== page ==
Hey, have you heard this joke?: How did the hipster burn his mouth? ...He ate pizza before it was cool! Or how about this one: How many hipsters does it take to screw in a light bulb? ...Some obscure number you’ve probably never heard of. Oh, one more: What did one hipster say to the other? ...Wait, you mean you don’t know???
Yeah, here’s the thing. Those jokes are fucking terrible. They’re just predictable and hacky and in 2014, they rank somewhere on the comedy scale between Gagnam Style parodies and quoting Anchorman. Calling someone a hipster as the punchline of a joke is slightly lazier than doing a Borat impression and just a bit more obnoxious than making a Harlem Shake video. It’s lame, it’s not clever, and it needs to die. Immediately.
Here's where we're at with this: An endless sea of hipster memes.
Now, you yourself will likely read this article and share it on Twitter or Facebook with your own clever brand of snarky commentary like, “Oh look, a VICE writer hates the word ‘hipster.’ How ironic.” (Just kidding, you will absolutely not read it. You will just see the headline and blindly share it as a means of pushing your own hilarious and unique criticism of things you disagree with, as is your inalienable right as a member of the internet. Way to increase that personal brand, you semi-anonymous maven of the internet, you!)
So before I’m forever branded as the public attorney in the case of hipsters v. the rest of the world, let me be clear about this: I am not — at all — defending hipsters or hipster culture of any kind. In fact, I’m on board with pretty much any hatred or prejudice against groups of people based on their eyeroll-worthy cultural or fashion choices. Find me some schmuck with a Skrillex haircut or wearing those stupid harem pants that make you look like you crapped yourself and I will relentlessly mock that person all day without repeating myself. If said schmuck is doing both simultaneously, I’d better clear my weekend.
The problem is that we’ve lumped too many subcultures and stereotypes into the definition of the hipster. As a result, the word, as an insult, has become completely meaningless. For example, those dorks who dress like it’s 1932 and wear suspenders and buy handlebar mustache wax, those people are defined as hipsters. Young liberals who listen to 6 Music and write their screenplays in Starbucks, they are hipsters too. So are white kids who listen to hip-hop. Bearded dudes in flannel shirts, girls in rompers with birds on them, people who shop at Urban Outfitters, people with black-framed glasses, rockabilly couples, Prius drivers, bike-riders, Pitchfork readers, vintage store regulars, vinyl collectors, folk rockers, art school students, trust fund kids, vegans, ex-punks, anyone between the ages of 22 and 35, and any of the 2.6 million people who live in Brooklyn. All hipsters, apparently. If everyone is a hipster, then no one is a hipster.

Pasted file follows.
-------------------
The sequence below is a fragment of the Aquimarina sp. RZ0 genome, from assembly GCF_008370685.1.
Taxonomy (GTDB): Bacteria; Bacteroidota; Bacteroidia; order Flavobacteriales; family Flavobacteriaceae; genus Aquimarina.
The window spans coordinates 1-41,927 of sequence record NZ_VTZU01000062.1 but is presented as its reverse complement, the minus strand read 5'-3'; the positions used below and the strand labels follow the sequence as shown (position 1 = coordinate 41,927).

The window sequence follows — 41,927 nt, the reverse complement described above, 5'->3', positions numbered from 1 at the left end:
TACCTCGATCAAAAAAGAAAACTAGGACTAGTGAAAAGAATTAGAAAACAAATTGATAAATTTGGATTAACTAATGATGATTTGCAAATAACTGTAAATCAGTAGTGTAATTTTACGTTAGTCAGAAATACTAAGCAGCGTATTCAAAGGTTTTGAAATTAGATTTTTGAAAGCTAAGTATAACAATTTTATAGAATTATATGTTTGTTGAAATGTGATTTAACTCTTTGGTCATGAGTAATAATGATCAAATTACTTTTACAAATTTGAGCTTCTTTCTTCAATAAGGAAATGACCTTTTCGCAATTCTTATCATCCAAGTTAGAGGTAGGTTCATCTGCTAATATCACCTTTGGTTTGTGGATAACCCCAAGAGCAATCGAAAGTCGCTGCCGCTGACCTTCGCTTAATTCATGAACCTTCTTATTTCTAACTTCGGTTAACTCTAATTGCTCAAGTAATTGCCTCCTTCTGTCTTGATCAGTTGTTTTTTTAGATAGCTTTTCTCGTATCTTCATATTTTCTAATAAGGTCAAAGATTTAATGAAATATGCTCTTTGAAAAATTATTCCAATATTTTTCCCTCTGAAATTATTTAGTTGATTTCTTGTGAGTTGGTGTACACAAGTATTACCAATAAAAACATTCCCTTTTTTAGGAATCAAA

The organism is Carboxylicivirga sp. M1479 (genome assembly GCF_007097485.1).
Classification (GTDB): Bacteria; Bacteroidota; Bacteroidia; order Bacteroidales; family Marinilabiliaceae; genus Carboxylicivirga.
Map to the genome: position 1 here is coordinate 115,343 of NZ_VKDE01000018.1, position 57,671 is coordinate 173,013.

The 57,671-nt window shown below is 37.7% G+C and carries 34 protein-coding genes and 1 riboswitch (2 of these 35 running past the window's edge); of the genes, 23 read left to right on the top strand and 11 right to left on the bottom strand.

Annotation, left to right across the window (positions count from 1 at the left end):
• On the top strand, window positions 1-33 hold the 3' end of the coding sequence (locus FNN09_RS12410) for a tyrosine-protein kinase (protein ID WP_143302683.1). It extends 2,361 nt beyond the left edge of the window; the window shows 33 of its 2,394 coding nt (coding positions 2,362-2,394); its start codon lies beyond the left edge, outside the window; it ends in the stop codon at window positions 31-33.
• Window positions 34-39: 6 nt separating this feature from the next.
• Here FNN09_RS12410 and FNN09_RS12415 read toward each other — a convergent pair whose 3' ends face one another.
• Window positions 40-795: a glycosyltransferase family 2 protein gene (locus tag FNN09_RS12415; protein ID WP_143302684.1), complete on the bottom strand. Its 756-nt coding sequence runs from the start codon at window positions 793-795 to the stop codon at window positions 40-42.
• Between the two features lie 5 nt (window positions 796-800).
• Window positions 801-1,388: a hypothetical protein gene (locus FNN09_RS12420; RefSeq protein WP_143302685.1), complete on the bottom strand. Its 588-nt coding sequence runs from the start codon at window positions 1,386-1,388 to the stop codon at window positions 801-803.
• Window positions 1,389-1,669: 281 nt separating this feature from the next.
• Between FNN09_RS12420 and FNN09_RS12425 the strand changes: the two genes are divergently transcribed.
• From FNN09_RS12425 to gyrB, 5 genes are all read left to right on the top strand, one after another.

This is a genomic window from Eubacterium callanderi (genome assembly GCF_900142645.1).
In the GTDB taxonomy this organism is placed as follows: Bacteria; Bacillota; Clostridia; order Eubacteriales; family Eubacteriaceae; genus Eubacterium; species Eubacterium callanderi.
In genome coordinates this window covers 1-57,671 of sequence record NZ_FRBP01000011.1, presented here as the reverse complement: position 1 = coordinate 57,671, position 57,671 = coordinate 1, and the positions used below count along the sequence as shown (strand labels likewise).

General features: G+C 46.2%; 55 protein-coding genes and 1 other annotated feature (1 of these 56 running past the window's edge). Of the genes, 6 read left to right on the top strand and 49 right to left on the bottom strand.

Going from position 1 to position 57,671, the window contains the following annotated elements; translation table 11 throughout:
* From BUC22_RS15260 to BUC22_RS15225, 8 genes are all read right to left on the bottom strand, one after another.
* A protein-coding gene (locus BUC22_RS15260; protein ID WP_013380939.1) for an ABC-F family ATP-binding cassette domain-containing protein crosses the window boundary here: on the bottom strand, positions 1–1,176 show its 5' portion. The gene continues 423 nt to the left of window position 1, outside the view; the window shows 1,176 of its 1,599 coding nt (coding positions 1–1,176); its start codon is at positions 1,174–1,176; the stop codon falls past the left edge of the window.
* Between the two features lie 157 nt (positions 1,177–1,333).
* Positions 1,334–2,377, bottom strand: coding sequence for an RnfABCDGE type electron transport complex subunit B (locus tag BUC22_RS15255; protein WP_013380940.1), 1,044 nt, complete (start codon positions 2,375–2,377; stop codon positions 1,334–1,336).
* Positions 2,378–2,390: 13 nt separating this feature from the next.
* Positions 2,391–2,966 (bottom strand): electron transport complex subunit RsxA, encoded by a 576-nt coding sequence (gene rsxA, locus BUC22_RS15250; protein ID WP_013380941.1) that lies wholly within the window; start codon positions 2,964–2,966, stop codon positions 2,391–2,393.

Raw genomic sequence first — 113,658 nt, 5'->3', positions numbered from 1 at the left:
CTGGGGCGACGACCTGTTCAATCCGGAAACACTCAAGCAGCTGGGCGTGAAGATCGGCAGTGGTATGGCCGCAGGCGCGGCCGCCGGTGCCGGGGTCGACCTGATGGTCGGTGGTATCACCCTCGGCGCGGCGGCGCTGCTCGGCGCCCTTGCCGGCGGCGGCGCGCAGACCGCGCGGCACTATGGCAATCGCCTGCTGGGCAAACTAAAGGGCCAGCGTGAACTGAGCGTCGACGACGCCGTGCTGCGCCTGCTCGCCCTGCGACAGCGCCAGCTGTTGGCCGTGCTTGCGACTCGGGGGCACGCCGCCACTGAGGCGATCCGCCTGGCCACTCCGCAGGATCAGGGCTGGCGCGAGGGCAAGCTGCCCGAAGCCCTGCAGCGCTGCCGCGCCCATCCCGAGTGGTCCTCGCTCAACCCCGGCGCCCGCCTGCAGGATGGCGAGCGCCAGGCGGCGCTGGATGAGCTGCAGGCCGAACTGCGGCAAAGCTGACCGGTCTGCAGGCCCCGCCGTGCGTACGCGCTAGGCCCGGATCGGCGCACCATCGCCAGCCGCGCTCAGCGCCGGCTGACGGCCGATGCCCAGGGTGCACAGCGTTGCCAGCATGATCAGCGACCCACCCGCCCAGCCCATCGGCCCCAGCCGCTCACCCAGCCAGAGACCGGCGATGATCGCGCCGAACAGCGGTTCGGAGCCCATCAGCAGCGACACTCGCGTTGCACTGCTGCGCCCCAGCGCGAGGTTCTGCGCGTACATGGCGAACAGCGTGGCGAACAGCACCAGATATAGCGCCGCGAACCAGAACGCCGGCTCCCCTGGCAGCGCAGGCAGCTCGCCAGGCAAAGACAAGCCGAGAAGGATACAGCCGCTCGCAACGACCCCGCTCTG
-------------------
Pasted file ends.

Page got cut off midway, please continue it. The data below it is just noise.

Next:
Hipsters, as portrayed in a movie I didn't see.
No one wants to be branded as a hipster so they just kick the word over to a similar-but-slightly-different sub-type of hipster. Who are we even really talking about when we talk about hipsters? Any semi-educated reasonably young person who didn’t play collegiate sports and doesn’t buy Costco-brand jeans? Great, we’ve narrowed the field down to eleventy million people. Some of the hipster stereotypes don’t even make sense...
Hipsters have tattoos. Have you been to the beach lately? Apparently there are tons of overweight 45-year-old Puerto Rican hipsters named Angel who like to blast Pitbull from their boomboxes and have terrible photorealistic tattoos of their infants.
Hipsters love Instagramming everything. Yeah and so do my 14-year-old cousins and 150 million other users who think they’re amateur photographers because they can use a Valencia filter.
Hipsters like brunch. OK, who the fuck doesn’t like brunch? Brunch is delicious. Brunch includes eggs and pancakes and bacon and I’ll be damned if I’m going to stand here and have bacon’s good name dragged down to this level.
Hipsters like things ironically. Oh...do they? Right, because irony is soooo cool.
Dammit. See, right there, I fell into my own hipster-bashing trap. It’s just so easy. Too easy. That’s the problem. I’m not saying I’ve never called someone a hipster. I have. Plenty. Mainly because I will take any opportunity to dump on ridiculous trends like harem pants. (Not to keep dwelling on those, but they are really fucking stupid.) But every time the h-word passes through my lips, I want to take a shower on my soul where I use any brand of soap but Tom's. I feel like I handed in a term paper that I mostly copied from Wikipedia. I hover above my own body and I look down and say, “Dan, you can do better than this.”
I want my mockery to count, goddammit. I want it to mean something. I want to cast aside the clichéd shackles of some universally overused catch-all phrase, pull back, and really let someone have it with the specificity of a surgeon's knife. I want to look someone in the eye and tell him his facial hair makes him look like a muppet porn star. I want to meet a woman with one side of her head shaved and ask if she got into a fight with her hairdresser.
So while I usually end up bailing on my New Year's resolutions (see: unused Bowflex), in 2014, I’m going to resolve to retire my use of the word “hipster” starting immediately after this sentence and will work harder to be more specific and pointed with my mockery of overly pretentious culture.
I invite you to do the same. And start today. That way you can say you stopped saying “h*pster” before it was cool.
Follow Dan on Twitter: @danozzi